Moreover, the feminization and criminalization of poverty provide important context for women’s justice involvement and the impact of financialization (Cobbina 2009; Mallik-Kane and Visher 2008; Moe and Ferraro 2006; Pearce 1978). These factors correlate with trends in mass incarceration: among women in jail, the majority are poor, single caretakers, and women of color (Heimer 2000; Moe and Ferraro 2006; Spjeldnes et al. 2014). The feminization of poverty1 refers to the disproportionate number of women in poverty (Pearce 1978; McLanahan and Kelly 1999). From 1980 to 2013, the number of female-headed households grew and nearly one in four unmarried mothers with children lived in poverty (Bleiweis et al. 2020). Racialized mass incarceration disproportionately affects Black and Latinx women who are more likely to be poor. Black women are five times more likely to live in poverty compared to white women, and about half of all Black and Latinx women have zero net wealth (Chang 2010).
Bloom and Covington (2008) suggest that women are increasingly implicated by the criminalization of poverty based on “survival” tactics related to trauma and poverty activities (Bloom and Covington 2008). For justice-involved women, crimes involving property, prostitution, and selling and using illicit drugs are often responses to partner violence, victimization, trauma, and economic insecurity (Belknap 2020; Daly 1996; Heimer 2000; Pollock 1998; Reckdenwald and Parker 2008; Scroggins and Malley 2010; Steffensmeier and Streifel 1992). However, there is no consensus among researchers regarding whether women are more likely to commit crimes of economic survival compared to men, despite experiencing higher poverty rates.
Throughout the period of mass incarceration, the criminal justice system underwent a period of financialization characterized by the increased levying of fines and fees, the privatization of prisons, and changes in the ways imprisoned people procured goods and services. Financialization shifted the costs of criminal justice functions onto defendants, creating long-term debt, increasing justice involvement, and disproportionately burdening low-income communities of color (Harris et al. 2010).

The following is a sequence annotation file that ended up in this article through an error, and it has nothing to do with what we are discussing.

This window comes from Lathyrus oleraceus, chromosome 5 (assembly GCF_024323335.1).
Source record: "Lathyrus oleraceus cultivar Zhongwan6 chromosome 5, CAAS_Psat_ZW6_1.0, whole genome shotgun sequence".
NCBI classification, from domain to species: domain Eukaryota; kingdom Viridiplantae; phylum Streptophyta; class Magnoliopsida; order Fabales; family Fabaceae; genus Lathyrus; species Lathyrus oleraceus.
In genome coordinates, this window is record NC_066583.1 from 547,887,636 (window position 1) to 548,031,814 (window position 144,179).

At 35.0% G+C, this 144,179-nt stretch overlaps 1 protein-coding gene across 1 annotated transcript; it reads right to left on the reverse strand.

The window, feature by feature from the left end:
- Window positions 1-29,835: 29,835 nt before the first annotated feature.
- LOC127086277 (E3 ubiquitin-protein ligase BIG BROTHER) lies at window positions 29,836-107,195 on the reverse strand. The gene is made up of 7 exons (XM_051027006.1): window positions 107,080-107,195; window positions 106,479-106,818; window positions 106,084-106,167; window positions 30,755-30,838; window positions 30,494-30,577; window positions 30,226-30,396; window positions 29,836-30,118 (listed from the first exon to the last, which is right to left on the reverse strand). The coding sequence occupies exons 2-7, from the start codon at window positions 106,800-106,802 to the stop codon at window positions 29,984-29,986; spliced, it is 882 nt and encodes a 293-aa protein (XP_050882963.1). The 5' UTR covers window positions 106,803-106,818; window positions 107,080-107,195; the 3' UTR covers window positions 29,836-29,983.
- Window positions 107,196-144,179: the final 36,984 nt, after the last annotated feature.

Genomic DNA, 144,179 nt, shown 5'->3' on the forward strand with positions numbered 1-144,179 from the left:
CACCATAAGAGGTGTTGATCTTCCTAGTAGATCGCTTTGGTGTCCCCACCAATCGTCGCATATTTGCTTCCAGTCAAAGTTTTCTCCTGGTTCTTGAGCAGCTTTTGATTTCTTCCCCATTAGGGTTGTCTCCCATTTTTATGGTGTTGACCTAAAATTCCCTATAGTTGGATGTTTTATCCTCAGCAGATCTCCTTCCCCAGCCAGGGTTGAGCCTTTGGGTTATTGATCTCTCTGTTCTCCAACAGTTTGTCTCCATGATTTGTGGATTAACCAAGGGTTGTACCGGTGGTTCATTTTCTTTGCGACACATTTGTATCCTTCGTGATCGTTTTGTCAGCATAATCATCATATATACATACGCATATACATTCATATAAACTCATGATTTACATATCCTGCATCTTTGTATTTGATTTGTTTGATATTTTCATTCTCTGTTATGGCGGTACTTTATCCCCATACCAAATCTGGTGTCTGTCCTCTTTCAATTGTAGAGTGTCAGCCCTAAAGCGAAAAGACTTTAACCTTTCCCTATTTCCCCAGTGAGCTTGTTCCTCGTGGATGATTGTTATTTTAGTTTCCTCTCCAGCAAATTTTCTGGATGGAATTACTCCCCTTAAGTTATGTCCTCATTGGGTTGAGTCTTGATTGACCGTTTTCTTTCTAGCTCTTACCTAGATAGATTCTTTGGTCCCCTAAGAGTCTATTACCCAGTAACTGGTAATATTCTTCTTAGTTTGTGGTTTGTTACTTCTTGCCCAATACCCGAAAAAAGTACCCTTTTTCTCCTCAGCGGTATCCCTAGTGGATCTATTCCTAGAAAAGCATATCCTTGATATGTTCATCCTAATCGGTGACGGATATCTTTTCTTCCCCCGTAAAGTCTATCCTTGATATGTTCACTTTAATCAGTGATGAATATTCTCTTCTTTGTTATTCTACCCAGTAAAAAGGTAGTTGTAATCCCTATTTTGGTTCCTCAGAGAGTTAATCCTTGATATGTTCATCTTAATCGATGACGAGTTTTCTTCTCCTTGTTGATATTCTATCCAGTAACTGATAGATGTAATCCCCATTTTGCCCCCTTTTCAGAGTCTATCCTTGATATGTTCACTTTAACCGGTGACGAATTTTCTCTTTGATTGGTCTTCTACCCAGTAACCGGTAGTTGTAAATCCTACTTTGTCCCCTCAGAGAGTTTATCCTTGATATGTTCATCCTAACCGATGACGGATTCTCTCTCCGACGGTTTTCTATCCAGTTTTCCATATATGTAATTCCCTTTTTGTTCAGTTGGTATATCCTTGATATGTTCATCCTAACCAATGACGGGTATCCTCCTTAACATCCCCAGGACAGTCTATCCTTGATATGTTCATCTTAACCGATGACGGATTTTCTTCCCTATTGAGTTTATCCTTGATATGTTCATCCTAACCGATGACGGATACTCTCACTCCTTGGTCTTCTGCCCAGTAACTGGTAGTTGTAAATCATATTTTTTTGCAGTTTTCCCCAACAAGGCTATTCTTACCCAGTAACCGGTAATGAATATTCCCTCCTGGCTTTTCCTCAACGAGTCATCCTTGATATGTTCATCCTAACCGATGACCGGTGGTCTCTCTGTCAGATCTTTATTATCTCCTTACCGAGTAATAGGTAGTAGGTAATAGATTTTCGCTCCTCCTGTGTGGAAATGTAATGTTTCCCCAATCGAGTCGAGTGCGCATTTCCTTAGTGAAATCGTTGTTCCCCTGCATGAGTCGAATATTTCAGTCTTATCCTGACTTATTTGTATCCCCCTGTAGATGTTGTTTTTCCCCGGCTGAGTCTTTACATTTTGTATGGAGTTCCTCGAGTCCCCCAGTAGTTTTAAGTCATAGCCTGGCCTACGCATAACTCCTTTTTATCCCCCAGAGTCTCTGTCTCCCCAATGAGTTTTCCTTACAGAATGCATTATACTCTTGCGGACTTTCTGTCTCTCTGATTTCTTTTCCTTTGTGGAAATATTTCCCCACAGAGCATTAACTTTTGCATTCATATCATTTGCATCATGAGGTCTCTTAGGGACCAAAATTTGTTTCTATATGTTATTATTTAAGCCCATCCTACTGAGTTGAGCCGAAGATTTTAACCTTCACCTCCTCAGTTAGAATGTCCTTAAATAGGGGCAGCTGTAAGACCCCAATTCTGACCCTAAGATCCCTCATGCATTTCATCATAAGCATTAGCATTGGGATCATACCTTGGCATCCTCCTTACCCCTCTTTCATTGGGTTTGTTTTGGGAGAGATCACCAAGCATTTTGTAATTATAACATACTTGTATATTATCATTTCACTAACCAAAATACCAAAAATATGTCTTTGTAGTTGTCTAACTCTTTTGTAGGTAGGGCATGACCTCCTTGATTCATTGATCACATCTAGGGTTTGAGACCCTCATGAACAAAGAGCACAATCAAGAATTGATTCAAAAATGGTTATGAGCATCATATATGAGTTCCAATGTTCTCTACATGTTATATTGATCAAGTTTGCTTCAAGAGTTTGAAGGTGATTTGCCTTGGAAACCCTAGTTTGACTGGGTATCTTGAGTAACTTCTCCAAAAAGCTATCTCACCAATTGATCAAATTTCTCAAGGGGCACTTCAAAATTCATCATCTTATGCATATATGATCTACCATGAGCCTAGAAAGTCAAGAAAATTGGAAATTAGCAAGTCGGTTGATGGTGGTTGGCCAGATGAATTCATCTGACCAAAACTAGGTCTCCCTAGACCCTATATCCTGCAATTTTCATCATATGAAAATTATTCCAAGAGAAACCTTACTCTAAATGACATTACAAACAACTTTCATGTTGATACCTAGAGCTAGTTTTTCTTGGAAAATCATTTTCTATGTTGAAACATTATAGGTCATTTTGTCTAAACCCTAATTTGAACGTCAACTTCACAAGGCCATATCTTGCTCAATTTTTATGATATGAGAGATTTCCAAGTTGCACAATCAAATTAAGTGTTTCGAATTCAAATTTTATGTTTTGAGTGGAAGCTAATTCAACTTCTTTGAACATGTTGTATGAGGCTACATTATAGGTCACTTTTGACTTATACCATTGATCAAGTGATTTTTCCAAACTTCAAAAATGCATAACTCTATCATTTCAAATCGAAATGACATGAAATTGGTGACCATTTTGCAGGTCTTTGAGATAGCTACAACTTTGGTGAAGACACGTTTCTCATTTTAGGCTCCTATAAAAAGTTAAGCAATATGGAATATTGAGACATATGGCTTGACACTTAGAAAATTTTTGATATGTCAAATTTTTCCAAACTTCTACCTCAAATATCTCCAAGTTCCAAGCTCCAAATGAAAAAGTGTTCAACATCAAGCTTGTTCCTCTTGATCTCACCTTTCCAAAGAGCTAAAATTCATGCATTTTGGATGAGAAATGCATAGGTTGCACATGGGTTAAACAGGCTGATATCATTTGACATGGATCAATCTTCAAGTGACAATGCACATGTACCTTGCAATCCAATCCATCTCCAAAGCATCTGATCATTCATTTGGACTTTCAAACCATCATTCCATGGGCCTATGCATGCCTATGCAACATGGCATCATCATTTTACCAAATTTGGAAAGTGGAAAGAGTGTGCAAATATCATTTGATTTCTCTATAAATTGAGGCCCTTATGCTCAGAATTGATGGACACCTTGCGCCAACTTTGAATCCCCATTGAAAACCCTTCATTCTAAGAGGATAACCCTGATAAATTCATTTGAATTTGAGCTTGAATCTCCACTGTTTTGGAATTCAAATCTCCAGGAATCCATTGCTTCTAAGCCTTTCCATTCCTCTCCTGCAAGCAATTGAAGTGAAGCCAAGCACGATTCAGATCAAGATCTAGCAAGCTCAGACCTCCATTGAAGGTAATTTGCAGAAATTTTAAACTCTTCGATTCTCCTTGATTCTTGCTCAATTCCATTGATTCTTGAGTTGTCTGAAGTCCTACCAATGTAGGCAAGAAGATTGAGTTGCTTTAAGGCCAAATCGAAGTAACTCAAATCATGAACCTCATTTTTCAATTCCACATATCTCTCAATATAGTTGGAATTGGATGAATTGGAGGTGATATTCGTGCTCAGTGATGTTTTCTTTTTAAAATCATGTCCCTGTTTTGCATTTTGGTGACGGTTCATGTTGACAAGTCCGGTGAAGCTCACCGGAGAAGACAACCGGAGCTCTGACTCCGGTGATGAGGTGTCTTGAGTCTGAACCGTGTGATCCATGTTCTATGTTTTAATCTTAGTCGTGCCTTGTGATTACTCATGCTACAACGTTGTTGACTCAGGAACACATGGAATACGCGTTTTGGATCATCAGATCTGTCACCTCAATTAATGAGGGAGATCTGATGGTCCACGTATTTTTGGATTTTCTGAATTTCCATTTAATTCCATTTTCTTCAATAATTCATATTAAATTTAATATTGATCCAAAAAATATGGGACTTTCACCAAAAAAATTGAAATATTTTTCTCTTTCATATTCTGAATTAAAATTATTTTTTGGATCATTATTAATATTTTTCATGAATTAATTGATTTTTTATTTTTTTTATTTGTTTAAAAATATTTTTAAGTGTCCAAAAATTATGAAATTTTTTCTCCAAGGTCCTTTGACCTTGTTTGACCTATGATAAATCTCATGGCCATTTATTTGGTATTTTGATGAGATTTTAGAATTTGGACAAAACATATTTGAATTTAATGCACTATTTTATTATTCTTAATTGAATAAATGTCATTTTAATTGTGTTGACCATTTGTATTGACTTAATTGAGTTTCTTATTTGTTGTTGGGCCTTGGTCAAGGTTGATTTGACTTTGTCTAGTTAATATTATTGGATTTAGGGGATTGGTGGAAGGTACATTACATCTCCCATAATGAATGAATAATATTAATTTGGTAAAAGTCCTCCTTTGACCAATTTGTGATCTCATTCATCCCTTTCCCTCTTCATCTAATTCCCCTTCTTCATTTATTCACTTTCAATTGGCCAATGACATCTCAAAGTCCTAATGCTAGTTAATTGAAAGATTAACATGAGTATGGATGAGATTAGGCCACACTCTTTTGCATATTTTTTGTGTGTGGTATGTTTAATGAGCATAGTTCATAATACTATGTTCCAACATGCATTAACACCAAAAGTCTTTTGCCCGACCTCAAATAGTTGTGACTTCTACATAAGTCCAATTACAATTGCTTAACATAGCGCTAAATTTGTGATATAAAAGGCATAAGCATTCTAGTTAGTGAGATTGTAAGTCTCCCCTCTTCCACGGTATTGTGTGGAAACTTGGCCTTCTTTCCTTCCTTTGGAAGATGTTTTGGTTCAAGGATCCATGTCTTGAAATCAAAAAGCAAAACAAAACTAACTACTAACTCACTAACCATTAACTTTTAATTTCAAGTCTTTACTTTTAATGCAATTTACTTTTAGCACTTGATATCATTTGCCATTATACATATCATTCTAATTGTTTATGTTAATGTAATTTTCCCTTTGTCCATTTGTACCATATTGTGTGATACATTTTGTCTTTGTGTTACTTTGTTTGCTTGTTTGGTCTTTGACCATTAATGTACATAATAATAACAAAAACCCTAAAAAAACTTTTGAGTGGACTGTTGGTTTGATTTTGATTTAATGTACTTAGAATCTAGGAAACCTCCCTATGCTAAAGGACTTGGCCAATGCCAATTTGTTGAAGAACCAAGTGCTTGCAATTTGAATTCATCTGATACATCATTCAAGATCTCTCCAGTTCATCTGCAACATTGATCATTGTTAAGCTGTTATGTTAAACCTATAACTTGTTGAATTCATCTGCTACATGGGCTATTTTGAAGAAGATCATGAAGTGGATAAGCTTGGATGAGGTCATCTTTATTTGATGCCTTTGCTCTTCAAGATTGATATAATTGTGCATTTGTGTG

During the ‘tough-on-crime’ era of the 1980s and 1990s, state and local governments instituted new laws codifying and intensifying what Alexes Harris calls “monetary sanctions”—legal financial obligations (LFOs), or fines and fees for justice involvement (Bannon and Diller 2010; Harris 2016). Monetary sanctions include fines for wrongdoing and restitution to reimburse victims for costs, fees charged to defendants in the criminal justice system, and the cost of prison phone calls (Harris 2016). While most criminal defendants are considered indigent, Harris et al. estimate that 66 percent of incarcerated individuals and 84 percent of those on probation owe fines and fees (Harris et al. 2010). Harris and others highlight the extreme variance in state law and county-level practices governing the imposition, enforcement, and collection practices of fines and fees by the courts, law enforcement, and public officials (Cadigan and Kirk 2020; Friedman and Pattillo 2019; Harris 2016; Martin et al. 2018; Pleggenkuhle 2018). Since 2008, 48 states have added or increased the costs of fines and fees for criminal and civil justice involvement (Menendez et al. 2019).